In this two-part post about the traditions surrounding Thanksgiving, we’ll take a look at the past and present in honor of one of America’s greatest holidays; a holiday that is so closely aligned with food that just imagining a Thanksgiving meal without a turkey, mashed potatoes, candied sweet potatoes, cranberries and stuffing would be, well, lacking in traditions for many American families.
But do you really want to serve your family a traditional and authentic Thanksgiving meal? Probably not and here’s why. According to most historians, we can truly identify only a few food items that were on the original menu in 1621 when the Pilgrims and Wampanoag feasted in Plymouth Colony.
According to Kathleen Wall, a foodways culinarian at Plimoth Plantation, “Wildfowl was there. Corn, in grain form for bread or for porridge, was there. Venison was there. These are absolutes.” However, as Wall has written, wildfowl doesn’t necessarily mean it was turkey, or in this case, wild turkey. During this decade of the 1600s, it was far more likely that wildfowl was either duck, goose, or get this, swan or passenger pigeons. Somehow, we don’t think your family would find the authenticity of serving passenger pigeons as being a tradition they’d care to observe. But, take heart, the passenger pigeon has been extinct for over 100 years.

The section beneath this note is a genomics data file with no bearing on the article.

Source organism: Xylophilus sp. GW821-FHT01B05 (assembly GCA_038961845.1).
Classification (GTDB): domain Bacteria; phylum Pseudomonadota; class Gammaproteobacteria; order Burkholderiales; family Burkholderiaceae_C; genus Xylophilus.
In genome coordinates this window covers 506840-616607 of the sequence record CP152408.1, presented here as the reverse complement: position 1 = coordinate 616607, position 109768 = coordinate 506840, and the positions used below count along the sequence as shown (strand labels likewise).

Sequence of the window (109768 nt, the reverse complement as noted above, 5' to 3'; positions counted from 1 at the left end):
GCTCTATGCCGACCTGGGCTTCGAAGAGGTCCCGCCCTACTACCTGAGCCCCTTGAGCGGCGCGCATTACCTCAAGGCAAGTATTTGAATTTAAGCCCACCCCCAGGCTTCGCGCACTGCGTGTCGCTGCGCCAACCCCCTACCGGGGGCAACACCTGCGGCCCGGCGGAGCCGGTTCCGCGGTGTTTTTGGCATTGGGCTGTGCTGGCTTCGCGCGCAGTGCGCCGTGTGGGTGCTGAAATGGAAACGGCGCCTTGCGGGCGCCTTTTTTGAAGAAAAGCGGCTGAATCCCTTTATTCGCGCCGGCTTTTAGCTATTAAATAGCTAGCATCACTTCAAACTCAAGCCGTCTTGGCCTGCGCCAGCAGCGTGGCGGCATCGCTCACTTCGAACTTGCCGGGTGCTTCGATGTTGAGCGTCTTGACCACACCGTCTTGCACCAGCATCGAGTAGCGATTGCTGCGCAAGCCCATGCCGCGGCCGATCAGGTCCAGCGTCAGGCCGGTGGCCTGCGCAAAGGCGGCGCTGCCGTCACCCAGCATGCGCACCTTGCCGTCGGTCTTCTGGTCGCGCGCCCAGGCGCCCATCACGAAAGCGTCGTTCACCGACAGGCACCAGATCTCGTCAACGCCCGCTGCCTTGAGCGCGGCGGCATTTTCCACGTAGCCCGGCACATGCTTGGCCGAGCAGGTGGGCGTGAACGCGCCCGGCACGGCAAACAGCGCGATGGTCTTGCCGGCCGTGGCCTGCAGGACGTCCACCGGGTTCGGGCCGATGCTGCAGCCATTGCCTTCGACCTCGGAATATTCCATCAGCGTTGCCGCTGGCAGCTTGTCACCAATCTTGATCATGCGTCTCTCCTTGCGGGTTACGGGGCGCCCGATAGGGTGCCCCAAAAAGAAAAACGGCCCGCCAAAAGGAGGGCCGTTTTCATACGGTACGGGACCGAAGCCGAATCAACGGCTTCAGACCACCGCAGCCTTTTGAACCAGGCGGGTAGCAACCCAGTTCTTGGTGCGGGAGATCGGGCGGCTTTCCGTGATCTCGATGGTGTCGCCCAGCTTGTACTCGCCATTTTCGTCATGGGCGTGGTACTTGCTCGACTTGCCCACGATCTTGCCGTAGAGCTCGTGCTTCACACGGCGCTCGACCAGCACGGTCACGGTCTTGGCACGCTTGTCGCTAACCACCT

How do we know this? Well, Edward Winslow, an English leader who attended the event, wrote home in a letter, “Our harvest being gotten in, our governor sent four men on fowling, that so we might after a special manner rejoice together after we had gathered the fruit of our labors… and they went out and killed five deer, which they brought to the plantation and bestowed on our governor, and upon the captain and others.” This is one of the only surviving documents that refer to the original Thanksgiving dinner.
In our next post, Do you really want to serve a traditional Thanksgiving dinner? Maybe not?: The Second Helping, we’ll take a look at how and when the more traditional Thanksgiving meal took shape.